This originally appeared in Wednesday Morning Connection
When I was growing up, everyone in the neighborhood had the local paper delivered for one reason only - to read the obituaries. I remember it being the first page my grandmother would turn to. She would read off the ages of those who died shooting a "see that" look at us whenever they were younger than she.
Reading the obituaries was not about a morbid obsession with mortality, it was about the duty to remember those who had died and to comfort the families. And the spiritual work of mercy to pray for the dead was taken very seriously. Funeral masses and monthly memorial masses were always well attended for that reason. My grandmother's prayer book bulges with memorial cards from funerals and wakes. All of it to commemorate those who have gone before us and to remember them in prayer that they enjoy the mercy of the Savior.
One of the popular readings for the Commemoration of the Faithful Departed is from the Book of Wisdom: "...their hope is full of immortality" (Wis.3:4). As a Christian people we approach death with hope and confidence for it is the gateway to an everlasting life with the God we long to see. Nonetheless, we never lose sight of the fact that death is a real loss. While the lives of our loved ones are changed and not ended, that change is real and leaves us with a deep sense of grief. Our words of comfort are always accompanied by gestures such as holding hands, crying together and remembering together. Grief brings us right up to one of life's great paradoxes for we are never so alone as when we lose a loved one, and yet we are never so remembered and never so held in prayer by a loving community.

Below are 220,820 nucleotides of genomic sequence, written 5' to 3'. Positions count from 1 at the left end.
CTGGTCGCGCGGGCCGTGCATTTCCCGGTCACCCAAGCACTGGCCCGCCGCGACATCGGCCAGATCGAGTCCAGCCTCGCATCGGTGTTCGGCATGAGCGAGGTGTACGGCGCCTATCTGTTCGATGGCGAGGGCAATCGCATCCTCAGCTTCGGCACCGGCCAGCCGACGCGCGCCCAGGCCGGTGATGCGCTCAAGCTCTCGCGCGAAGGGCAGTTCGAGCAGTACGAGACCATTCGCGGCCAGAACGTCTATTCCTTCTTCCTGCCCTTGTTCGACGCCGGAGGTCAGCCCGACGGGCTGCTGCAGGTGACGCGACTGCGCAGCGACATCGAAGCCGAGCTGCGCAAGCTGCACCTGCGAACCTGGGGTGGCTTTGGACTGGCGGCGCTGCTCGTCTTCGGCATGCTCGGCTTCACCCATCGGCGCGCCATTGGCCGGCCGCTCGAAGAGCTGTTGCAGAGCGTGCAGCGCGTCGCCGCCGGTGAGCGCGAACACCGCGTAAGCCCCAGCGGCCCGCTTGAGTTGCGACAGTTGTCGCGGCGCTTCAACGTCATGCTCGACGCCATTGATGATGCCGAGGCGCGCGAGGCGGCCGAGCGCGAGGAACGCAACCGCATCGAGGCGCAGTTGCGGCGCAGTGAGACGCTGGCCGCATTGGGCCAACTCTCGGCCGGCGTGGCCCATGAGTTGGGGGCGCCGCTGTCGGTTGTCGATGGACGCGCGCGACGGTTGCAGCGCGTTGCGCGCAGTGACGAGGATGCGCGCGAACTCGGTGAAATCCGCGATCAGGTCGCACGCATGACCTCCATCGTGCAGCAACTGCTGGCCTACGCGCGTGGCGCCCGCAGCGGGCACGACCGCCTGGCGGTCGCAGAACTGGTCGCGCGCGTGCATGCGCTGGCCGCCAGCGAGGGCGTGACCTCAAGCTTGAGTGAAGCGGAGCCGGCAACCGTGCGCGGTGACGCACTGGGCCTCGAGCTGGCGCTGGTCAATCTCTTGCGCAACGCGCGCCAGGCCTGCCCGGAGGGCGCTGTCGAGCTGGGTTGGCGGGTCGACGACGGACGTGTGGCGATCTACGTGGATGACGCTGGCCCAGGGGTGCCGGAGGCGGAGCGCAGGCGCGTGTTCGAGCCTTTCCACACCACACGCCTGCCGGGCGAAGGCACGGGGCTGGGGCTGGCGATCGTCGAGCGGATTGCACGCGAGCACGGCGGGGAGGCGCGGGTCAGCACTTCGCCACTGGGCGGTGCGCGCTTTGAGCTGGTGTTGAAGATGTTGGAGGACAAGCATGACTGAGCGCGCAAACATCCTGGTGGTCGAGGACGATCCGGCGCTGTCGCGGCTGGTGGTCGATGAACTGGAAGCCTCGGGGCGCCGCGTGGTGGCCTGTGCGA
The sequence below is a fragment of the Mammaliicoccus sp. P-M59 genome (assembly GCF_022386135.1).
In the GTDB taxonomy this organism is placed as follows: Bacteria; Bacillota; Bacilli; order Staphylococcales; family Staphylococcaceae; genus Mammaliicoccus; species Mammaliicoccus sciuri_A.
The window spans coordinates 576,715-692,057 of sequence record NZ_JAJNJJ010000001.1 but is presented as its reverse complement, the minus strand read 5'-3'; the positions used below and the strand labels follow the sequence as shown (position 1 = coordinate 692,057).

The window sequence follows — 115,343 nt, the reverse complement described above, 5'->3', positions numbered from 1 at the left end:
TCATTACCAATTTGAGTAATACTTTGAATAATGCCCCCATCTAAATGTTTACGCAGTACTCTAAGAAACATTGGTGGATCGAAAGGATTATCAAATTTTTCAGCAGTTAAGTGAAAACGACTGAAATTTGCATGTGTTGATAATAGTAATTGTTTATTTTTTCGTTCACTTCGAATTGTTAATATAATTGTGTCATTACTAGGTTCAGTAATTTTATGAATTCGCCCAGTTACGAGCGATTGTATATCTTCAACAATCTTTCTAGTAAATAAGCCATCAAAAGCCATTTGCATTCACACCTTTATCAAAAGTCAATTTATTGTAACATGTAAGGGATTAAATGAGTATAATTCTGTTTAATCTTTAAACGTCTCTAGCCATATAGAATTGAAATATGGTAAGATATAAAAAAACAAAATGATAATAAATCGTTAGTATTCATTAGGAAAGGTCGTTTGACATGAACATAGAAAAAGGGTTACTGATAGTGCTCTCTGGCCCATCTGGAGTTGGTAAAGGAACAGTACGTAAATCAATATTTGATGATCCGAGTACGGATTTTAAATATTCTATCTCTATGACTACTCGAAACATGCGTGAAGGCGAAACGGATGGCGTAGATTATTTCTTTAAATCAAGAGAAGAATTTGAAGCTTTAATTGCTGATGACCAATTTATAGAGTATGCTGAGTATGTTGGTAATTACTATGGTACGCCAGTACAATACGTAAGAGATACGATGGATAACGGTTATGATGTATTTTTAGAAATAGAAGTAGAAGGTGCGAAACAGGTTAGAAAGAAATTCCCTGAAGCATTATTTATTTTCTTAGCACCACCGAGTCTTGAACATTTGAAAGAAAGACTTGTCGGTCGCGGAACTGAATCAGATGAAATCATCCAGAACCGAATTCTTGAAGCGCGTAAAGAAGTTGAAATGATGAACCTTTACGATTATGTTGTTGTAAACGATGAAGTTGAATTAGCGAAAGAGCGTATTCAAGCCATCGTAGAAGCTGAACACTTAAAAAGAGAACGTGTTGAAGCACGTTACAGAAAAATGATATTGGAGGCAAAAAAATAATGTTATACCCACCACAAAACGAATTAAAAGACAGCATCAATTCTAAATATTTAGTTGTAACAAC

Our shared grief creates community. In the recent past, we have probably never been so united as a country and as a world community as we were after September 11, 2001. There is a shared sense of loss when a soldier is killed, when young people senselessly lose their lives , and when people die unexpectedly in accidents. Even when the loss is economic, when we have even more reason to hold on to our money, we do not forget to be generous. In the face of pain, we remember who we are, that we are inter-connected.
Remembering those who have gone before us and praying for them is a demand of justice. Sharing grief is a constituent element of Christian community. The Church, in fact, was born in the upper room where Jesus shared a last meal with his disciples and where the apostles later gathered to mourn his death. The Commemoration of the Faithful Departed is a time not only to remember where we came from and where we are going, but who we are - a people bonded by loss and directed by a hope full of immortality.
We celebrate your victory over death
which we already taste when our grief
draws us into the consolation of community.
We pray for those who have gone before us
marked with the sign of faith,
that one more act of mercy may attend them
as they journey into your presence.
Make us generous so that no one may feel
abandoned in their bereavement.
We ask this through Christ our Lord
who lives and reigns with you and the Holy Spirit,
one God forever and ever.